It was Never Let Me Go that made me want to see An Education; I kind of fell in love with Carey Mulligan in that movie. An Education was one of her first starring roles, for which she was nominated for an Academy Award and won a BAFTA- and she deserves the recognition. The story, based on Lynn Barber's memoir, is about a young girl, Jenny (Mulligan), a smart girl with ambition trying to get into Oxford. One day she meets David (Sarsgaard), an older man who charms his way into her life and ingratiates himself with her parents. They start to see each other, but as they get closer little cracks appear. He has a glamorous life with posh friends and a carefree existence and everything's just jolly, as long as Jenny doesn't ask too many questions.
It's hard to think about what, if anything, I didn't like. The focus is definitely on character- on Jenny and her choices and how she makes them. It's about the little moments when we doubt the person we love, and the ways we rationalize and compartmentalize and push those doubts aside, until we can't any longer. It's about the way the world seems to conspire to deceive us, the way others hold their breath when they should speak, about betrayals large and small- and ultimately, about how the responsibility for our lives lies with us alone.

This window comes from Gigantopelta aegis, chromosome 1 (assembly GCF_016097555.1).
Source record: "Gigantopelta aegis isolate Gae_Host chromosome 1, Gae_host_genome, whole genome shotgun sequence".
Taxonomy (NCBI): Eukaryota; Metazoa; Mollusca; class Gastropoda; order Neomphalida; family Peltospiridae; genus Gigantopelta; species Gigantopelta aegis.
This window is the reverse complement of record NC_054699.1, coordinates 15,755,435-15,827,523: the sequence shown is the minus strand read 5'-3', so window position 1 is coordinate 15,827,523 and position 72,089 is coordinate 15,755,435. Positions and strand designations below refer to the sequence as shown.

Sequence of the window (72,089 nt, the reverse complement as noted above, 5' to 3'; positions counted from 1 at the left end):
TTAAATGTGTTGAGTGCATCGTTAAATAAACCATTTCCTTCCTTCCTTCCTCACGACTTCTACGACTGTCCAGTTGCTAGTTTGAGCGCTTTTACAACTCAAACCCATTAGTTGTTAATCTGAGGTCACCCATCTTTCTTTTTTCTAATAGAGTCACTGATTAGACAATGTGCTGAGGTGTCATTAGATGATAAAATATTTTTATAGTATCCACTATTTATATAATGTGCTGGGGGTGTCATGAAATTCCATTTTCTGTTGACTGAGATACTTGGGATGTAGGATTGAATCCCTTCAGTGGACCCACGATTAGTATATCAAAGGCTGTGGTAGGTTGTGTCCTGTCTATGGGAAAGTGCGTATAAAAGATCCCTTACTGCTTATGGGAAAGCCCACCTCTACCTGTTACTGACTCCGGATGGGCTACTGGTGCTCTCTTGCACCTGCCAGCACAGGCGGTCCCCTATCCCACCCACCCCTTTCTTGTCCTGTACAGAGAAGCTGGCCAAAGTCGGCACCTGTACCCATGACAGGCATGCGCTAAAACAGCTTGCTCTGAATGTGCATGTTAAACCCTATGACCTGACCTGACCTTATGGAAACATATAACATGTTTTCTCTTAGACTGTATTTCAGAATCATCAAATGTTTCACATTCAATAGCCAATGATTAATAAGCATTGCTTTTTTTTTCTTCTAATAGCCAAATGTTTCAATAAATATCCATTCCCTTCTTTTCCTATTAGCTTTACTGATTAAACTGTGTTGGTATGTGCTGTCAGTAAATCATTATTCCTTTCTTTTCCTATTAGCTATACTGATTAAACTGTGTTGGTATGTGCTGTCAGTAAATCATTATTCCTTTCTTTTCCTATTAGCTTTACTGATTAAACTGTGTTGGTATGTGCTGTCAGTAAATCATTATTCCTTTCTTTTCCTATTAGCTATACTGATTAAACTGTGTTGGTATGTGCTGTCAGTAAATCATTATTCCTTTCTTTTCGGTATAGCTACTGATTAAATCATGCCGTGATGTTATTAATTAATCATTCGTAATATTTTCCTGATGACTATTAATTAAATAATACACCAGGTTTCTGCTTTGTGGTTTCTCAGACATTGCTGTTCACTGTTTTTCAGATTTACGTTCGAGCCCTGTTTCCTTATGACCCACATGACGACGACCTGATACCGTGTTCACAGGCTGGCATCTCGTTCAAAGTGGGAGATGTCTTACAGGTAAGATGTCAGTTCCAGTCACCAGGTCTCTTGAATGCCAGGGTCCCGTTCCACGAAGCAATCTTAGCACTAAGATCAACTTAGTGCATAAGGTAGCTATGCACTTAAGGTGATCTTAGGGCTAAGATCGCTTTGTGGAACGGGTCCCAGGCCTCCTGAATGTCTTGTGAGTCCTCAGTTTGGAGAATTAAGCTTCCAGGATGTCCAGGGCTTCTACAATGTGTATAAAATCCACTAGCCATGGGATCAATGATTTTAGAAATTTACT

Despite that the focus is largely on a romance, An Education also strikes me as a film about women. Jenny's world largely consists of other women and it seems time and again that the women around her- her mother, her friends, her teachers, David's friend Helen- are the ones who see the most and do the most, whether it's showing her the ropes or holding out a lifeline. There's a moment near then end when Jenny makes an announcement to her parents and her mother says "Is it too late?" meaning is she pregnant, and her father breezes right past as if she'd meant something completely different, something benign. It's women who let her down, and later, it's a woman who's there to save her.
An Education is a terrific, engrossing, moving character study and well worth a watch.